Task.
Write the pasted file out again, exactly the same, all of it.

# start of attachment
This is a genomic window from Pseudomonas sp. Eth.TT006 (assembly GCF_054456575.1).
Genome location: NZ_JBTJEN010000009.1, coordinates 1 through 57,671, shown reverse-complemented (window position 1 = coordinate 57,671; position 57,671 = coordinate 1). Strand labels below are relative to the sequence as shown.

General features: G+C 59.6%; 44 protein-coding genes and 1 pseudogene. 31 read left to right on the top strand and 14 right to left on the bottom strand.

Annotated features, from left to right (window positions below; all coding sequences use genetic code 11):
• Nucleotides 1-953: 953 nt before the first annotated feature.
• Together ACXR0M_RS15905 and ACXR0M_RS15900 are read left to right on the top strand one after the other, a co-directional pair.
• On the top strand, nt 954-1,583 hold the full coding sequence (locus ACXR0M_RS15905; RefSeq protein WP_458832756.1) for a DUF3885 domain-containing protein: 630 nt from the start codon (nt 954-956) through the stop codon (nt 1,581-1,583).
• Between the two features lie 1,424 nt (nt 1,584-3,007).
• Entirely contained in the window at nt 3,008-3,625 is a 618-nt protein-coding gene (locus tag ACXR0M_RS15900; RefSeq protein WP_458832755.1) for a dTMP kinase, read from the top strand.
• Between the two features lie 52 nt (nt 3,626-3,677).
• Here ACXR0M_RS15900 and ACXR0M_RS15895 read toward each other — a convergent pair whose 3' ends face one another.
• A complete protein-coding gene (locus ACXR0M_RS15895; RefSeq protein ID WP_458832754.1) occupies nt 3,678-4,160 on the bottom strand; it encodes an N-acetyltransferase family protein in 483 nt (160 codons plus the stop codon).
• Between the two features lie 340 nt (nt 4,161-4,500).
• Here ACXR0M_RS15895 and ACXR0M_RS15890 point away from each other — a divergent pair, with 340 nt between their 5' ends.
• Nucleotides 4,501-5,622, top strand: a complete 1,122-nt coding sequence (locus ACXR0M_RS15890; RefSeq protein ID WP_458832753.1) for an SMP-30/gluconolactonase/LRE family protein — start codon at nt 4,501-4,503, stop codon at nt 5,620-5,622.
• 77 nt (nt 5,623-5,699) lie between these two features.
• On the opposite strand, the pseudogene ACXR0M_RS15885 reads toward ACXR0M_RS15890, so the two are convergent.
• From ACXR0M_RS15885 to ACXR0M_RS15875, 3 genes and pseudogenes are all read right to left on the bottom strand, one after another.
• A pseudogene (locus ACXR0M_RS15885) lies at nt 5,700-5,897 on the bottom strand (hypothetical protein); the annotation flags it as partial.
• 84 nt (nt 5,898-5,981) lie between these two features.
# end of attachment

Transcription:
This is a genomic window from Pseudomonas sp. Eth.TT006 (assembly GCF_054456575.1).
Genome location: NZ_JBTJEN010000009.1, coordinates 1 through 57,671, shown reverse-complemented (window position 1 = coordinate 57,671; position 57,671 = coordinate 1). Strand labels below are relative to the sequence as shown.

General features: G+C 59.6%; 44 protein-coding genes and 1 pseudogene. 31 read left to right on the top strand and 14 right to left on the bottom strand.

Annotated features, from left to right (window positions below; all coding sequences use genetic code 11):
• Nucleotides 1-953: 953 nt before the first annotated feature.
• Together ACXR0M_RS15905 and ACXR0M_RS15900 are read left to right on the top strand one after the other, a co-directional pair.
• On the top strand, nt 954-1,583 hold the full coding sequence (locus ACXR0M_RS15905; RefSeq protein WP_458832756.1) for a DUF3885 domain-containing protein: 630 nt from the start codon (nt 954-956) through the stop codon (nt 1,581-1,583).
• Between the two features lie 1,424 nt (nt 1,584-3,007).
• Entirely contained in the window at nt 3,008-3,625 is a 618-nt protein-coding gene (locus tag ACXR0M_RS15900; RefSeq protein WP_458832755.1) for a dTMP kinase, read from the top strand.
• Between the two features lie 52 nt (nt 3,626-3,677).
• Here ACXR0M_RS15900 and ACXR0M_RS15895 read toward each other — a convergent pair whose 3' ends face one another.
• A complete protein-coding gene (locus ACXR0M_RS15895; RefSeq protein ID WP_458832754.1) occupies nt 3,678-4,160 on the bottom strand; it encodes an N-acetyltransferase family protein in 483 nt (160 codons plus the stop codon).
• Between the two features lie 340 nt (nt 4,161-4,500).
• Here ACXR0M_RS15895 and ACXR0M_RS15890 point away from each other — a divergent pair, with 340 nt between their 5' ends.
• Nucleotides 4,501-5,622, top strand: a complete 1,122-nt coding sequence (locus ACXR0M_RS15890; RefSeq protein ID WP_458832753.1) for an SMP-30/gluconolactonase/LRE family protein — start codon at nt 4,501-4,503, stop codon at nt 5,620-5,622.
• 77 nt (nt 5,623-5,699) lie between these two features.
• On the opposite strand, the pseudogene ACXR0M_RS15885 reads toward ACXR0M_RS15890, so the two are convergent.
• From ACXR0M_RS15885 to ACXR0M_RS15875, 3 genes and pseudogenes are all read right to left on the bottom strand, one after another.
• A pseudogene (locus ACXR0M_RS15885) lies at nt 5,700-5,897 on the bottom strand (hypothetical protein); the annotation flags it as partial.
• 84 nt (nt 5,898-5,981) lie between these two features.